Friday, July 25, 2008

Coming Soon....

As we are deparing for a family week in lovely Nothumberland, secifically Alnwick - see photo - The World of Doorman-Priest is happy to announce the first tranche of guest Bloggers holding the fort. Please give a big bloggers' welcome to Erika from England, WayneDawg from the U.S.A. and Alcibiades from Australia......

In the meantime, my last post for a little while, taken again from BBC Radio 4's excellent "Thought For The Day" from 19th July. Listen again Here

The Rev Rob Marshall

The holiday exodus really gets underway this weekend. Unlike the French - who put their country on autopilot from the 1st August and go on holiday together - we Brits spread our holidays out over a longer period. Nevertheless, this will be one of the busiest "getting away from it all" weekends of the year.

Holidays usually result in mixed blessings. They are often needed but not always easy. Have we really become so out of touch with loved ones, the world at large, with ourselves? We sometimes feel the pain of slowing down, changing the old routine, doing something different. When on the beach or in the country, life changes focus. We see things in a different perspective.

I personally find that natural boundaries between work and leisure are more blurred than I can ever remember. For many of my friends working in a wide range of jobs and professions, the perception is that each day merges with the next: without a beginning or an end: life too easily becomes a continuous cycle of doing and deadlines, with no ability just "to be".

This week I'm leading a holiday pilgrimage based in Durham celebrating the saints of the north east of England and of Scotland. I was on Iona on Saturday and Holy Island on Thursday. It is indeed clear as I visit many different places that the Celtic and Anglo Saxon saints are once again helping large numbers of people rediscover a better work/life balance. There is a huge interest in Celtic spirituality, ancient sites are being rediscovered, research about this era is hugely popular. And all perhaps because of a natural and quite simple desire in each of us to have enough time to be what God intended us to be: individuals who are at peace with the world and ourselves.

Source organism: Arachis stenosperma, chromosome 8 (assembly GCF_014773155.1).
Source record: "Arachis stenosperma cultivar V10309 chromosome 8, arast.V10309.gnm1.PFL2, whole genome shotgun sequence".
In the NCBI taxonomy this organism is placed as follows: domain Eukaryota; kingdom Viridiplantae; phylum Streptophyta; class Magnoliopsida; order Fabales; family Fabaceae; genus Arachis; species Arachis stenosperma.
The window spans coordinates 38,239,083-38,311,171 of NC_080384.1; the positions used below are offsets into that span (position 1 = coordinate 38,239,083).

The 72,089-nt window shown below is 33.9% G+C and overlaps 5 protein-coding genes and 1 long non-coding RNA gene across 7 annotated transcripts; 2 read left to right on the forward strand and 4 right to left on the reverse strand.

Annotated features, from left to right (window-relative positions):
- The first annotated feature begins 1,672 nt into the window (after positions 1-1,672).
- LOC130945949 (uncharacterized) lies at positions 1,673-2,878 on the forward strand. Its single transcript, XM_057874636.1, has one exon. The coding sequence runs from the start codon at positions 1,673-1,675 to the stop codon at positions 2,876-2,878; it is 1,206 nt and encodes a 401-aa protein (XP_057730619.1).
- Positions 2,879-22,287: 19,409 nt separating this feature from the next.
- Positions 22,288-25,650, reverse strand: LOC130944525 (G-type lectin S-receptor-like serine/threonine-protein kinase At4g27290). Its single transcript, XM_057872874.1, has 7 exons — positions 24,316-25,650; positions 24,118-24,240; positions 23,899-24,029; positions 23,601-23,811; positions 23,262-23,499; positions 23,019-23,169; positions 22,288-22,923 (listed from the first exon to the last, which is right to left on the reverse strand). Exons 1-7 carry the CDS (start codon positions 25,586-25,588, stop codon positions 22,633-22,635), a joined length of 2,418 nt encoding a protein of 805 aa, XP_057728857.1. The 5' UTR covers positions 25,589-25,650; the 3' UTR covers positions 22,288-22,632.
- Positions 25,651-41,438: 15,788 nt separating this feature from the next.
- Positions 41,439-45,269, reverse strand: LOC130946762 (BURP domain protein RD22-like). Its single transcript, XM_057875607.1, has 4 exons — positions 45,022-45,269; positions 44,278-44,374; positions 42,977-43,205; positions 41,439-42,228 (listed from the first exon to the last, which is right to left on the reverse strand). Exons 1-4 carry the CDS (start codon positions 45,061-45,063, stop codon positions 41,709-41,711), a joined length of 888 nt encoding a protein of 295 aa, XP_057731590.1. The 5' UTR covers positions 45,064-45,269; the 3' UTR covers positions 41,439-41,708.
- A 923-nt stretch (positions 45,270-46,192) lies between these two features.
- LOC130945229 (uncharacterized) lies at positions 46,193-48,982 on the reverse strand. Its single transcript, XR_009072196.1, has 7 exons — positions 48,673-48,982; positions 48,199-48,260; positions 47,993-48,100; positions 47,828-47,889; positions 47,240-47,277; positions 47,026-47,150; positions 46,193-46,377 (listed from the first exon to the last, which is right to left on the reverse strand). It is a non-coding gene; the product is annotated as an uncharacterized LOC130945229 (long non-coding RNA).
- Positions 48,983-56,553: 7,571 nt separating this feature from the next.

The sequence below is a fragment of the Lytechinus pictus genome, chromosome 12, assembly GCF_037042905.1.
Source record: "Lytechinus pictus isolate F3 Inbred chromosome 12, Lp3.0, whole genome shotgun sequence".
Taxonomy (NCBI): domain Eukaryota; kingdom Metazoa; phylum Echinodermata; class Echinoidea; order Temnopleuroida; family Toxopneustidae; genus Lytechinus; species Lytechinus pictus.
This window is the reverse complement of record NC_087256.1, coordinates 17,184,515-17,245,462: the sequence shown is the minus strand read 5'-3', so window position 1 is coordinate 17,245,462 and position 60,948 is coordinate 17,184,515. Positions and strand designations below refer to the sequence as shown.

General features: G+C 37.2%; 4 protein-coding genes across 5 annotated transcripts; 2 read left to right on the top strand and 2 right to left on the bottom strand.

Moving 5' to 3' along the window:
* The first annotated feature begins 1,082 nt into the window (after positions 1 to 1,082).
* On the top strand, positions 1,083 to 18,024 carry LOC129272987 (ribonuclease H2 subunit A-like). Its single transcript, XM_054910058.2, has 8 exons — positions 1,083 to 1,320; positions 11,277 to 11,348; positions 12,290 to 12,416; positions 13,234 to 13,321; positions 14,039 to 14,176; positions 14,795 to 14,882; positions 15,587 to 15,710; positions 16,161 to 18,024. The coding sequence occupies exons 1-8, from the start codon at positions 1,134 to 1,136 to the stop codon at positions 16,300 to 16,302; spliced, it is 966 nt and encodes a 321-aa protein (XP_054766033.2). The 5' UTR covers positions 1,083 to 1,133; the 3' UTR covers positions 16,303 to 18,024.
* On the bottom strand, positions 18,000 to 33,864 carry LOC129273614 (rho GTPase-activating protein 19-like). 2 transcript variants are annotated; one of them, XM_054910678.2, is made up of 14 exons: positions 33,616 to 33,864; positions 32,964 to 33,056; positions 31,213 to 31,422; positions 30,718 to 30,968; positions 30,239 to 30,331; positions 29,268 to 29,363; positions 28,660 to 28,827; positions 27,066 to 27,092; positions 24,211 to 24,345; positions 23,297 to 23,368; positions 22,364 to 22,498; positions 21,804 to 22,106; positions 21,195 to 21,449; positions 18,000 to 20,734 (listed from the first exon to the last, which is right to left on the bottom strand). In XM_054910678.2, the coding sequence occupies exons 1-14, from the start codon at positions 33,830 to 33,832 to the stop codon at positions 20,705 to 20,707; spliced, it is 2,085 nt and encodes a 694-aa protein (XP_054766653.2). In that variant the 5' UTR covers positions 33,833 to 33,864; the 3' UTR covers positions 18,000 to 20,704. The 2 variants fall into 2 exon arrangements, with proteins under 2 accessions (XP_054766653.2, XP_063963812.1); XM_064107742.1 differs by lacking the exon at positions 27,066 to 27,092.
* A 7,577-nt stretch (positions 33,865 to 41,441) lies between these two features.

The Northumbrian saints, Aidan and Cuthbert, for instance, were, according to Bede, the historian, full of energy and did a great deal of work. But only as part of a rhythm and connectedness which also placed great emphasis on the ability to withdraw - to spend some time "thinking about it all", putting everything into a wider perspective of wisdom. They urge us to keep the spiritual flag flying - our spiritual self alive - however swamped we may sometimes feel.

As the holiday season really does get underway this weekend, most of us will contemplate the change of rhythm and routine with a sense of thanksgiving and open mindedness.

Despite the fact that leaving a pressurised job of any kind, as the emails build up, is not at all easy, a period of getting once again in touch with ourselves, and with others, inevitably reaps rewards. Rediscovering the world around us and the value of relationships is a hugely spiritual experience.

Comment: It speaks to me and, of course, refers to my destination. I am very much looking forward to family-time: no computer so no blog and no e-mail, mobile switched off, no thoughts of school or church and a trip to Holy Island and the wonderful Alnwick Castle gardens factored in. I might even attend Sunday worship in The Mad One's church in Newcastle. The sun may even shine.